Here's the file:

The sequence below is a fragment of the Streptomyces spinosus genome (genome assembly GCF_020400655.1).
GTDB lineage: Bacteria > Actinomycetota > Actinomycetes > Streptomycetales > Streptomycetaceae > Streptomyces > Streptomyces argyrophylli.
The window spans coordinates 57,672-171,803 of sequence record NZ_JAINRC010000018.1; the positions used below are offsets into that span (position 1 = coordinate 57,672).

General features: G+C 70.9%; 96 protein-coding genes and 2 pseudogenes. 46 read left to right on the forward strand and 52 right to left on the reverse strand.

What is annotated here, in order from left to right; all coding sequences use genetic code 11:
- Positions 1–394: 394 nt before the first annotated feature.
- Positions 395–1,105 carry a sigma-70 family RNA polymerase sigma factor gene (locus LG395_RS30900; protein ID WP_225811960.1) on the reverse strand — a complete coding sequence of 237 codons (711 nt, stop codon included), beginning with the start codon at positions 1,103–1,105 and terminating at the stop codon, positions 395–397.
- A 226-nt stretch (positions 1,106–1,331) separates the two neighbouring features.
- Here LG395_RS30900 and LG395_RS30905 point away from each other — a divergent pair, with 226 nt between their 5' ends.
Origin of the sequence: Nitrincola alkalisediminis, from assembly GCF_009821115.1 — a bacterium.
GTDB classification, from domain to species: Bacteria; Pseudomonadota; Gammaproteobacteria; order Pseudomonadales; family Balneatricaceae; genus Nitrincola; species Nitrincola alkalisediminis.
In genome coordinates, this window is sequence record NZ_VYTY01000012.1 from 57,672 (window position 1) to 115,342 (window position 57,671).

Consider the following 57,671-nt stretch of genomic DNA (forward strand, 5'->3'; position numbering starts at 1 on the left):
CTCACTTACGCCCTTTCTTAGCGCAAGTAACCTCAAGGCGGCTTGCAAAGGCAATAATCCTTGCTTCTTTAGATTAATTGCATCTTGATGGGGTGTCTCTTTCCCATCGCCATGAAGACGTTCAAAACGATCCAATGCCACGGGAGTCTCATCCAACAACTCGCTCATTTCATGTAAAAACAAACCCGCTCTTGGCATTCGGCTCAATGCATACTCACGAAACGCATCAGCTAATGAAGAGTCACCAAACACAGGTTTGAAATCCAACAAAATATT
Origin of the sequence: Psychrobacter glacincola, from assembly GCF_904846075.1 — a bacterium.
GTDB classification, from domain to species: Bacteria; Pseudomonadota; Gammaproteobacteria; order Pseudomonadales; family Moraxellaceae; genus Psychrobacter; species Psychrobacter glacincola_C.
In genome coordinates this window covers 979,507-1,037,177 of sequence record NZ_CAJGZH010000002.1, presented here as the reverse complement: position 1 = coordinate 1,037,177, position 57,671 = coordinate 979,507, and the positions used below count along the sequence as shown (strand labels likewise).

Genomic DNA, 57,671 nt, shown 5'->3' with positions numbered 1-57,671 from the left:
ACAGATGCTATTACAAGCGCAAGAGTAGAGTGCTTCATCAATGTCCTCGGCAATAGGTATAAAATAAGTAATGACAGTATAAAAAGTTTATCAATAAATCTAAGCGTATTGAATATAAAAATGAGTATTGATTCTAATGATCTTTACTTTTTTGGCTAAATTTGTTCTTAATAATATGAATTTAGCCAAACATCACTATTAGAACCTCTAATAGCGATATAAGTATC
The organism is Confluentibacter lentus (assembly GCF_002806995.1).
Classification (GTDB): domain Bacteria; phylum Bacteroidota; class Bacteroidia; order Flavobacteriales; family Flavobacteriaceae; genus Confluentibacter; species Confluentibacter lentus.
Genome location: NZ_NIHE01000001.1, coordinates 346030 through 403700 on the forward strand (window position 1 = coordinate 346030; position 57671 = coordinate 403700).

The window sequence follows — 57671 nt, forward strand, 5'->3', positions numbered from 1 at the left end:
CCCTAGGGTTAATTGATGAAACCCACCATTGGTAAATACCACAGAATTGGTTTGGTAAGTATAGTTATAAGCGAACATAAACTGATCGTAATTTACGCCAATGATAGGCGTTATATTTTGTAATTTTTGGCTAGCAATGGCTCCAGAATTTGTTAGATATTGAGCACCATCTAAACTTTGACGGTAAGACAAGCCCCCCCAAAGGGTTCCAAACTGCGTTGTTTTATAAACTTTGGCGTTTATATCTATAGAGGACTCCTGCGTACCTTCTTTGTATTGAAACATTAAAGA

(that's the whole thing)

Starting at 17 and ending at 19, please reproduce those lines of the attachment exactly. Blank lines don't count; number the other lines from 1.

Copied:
In genome coordinates this window covers 979,507-1,037,177 of sequence record NZ_CAJGZH010000002.1, presented here as the reverse complement: position 1 = coordinate 1,037,177, position 57,671 = coordinate 979,507, and the positions used below count along the sequence as shown (strand labels likewise).

Genomic DNA, 57,671 nt, shown 5'->3' with positions numbered 1-57,671 from the left:
ACAGATGCTATTACAAGCGCAAGAGTAGAGTGCTTCATCAATGTCCTCGGCAATAGGTATAAAATAAGTAATGACAGTATAAAAAGTTTATCAATAAATCTAAGCGTATTGAATATAAAAATGAGTATTGATTCTAATGATCTTTACTTTTTTGGCTAAATTTGTTCTTAATAATATGAATTTAGCCAAACATCACTATTAGAACCTCTAATAGCGATATAAGTATC